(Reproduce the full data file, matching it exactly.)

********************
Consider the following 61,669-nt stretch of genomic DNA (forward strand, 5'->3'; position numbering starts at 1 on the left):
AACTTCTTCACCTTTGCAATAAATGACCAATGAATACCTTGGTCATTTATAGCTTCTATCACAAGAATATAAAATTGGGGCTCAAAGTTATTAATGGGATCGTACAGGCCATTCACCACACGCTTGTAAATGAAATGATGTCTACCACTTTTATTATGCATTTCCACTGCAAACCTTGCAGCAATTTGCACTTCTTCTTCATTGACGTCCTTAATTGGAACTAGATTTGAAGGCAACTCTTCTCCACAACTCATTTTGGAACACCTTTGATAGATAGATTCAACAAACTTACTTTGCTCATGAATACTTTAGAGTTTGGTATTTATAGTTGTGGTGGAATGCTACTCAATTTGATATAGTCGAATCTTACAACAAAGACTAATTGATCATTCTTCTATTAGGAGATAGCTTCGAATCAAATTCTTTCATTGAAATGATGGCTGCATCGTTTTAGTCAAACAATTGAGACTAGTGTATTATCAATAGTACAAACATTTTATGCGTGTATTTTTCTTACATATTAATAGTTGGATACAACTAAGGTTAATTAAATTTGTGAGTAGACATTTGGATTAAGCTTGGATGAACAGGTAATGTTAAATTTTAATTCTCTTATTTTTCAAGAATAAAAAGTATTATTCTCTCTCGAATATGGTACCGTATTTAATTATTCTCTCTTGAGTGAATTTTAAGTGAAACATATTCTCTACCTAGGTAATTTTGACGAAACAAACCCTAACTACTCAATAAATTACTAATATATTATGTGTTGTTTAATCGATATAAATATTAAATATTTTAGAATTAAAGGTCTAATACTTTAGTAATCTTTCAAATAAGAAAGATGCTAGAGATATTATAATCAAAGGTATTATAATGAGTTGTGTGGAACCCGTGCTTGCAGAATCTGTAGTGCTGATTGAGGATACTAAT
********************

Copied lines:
Consider the following 61,669-nt stretch of genomic DNA (forward strand, 5'->3'; position numbering starts at 1 on the left):
AACTTCTTCACCTTTGCAATAAATGACCAATGAATACCTTGGTCATTTATAGCTTCTATCACAAGAATATAAAATTGGGGCTCAAAGTTATTAATGGGATCGTACAGGCCATTCACCACACGCTTGTAAATGAAATGATGTCTACCACTTTTATTATGCATTTCCACTGCAAACCTTGCAGCAATTTGCACTTCTTCTTCATTGACGTCCTTAATTGGAACTAGATTTGAAGGCAACTCTTCTCCACAACTCATTTTGGAACACCTTTGATAGATAGATTCAACAAACTTACTTTGCTCATGAATACTTTAGAGTTTGGTATTTATAGTTGTGGTGGAATGCTACTCAATTTGATATAGTCGAATCTTACAACAAAGACTAATTGATCATTCTTCTATTAGGAGATAGCTTCGAATCAAATTCTTTCATTGAAATGATGGCTGCATCGTTTTAGTCAAACAATTGAGACTAGTGTATTATCAATAGTACAAACATTTTATGCGTGTATTTTTCTTACATATTAATAGTTGGATACAACTAAGGTTAATTAAATTTGTGAGTAGACATTTGGATTAAGCTTGGATGAACAGGTAATGTTAAATTTTAATTCTCTTATTTTTCAAGAATAAAAAGTATTATTCTCTCTCGAATATGGTACCGTATTTAATTATTCTCTCTTGAGTGAATTTTAAGTGAAACATATTCTCTACCTAGGTAATTTTGACGAAACAAACCCTAACTACTCAATAAATTACTAATATATTATGTGTTGTTTAATCGATATAAATATTAAATATTTTAGAATTAAAGGTCTAATACTTTAGTAATCTTTCAAATAAGAAAGATGCTAGAGATATTATAATCAAAGGTATTATAATGAGTTGTGTGGAACCCGTGCTTGCAGAATCTGTAGTGCTGATTGAGGATACTAAT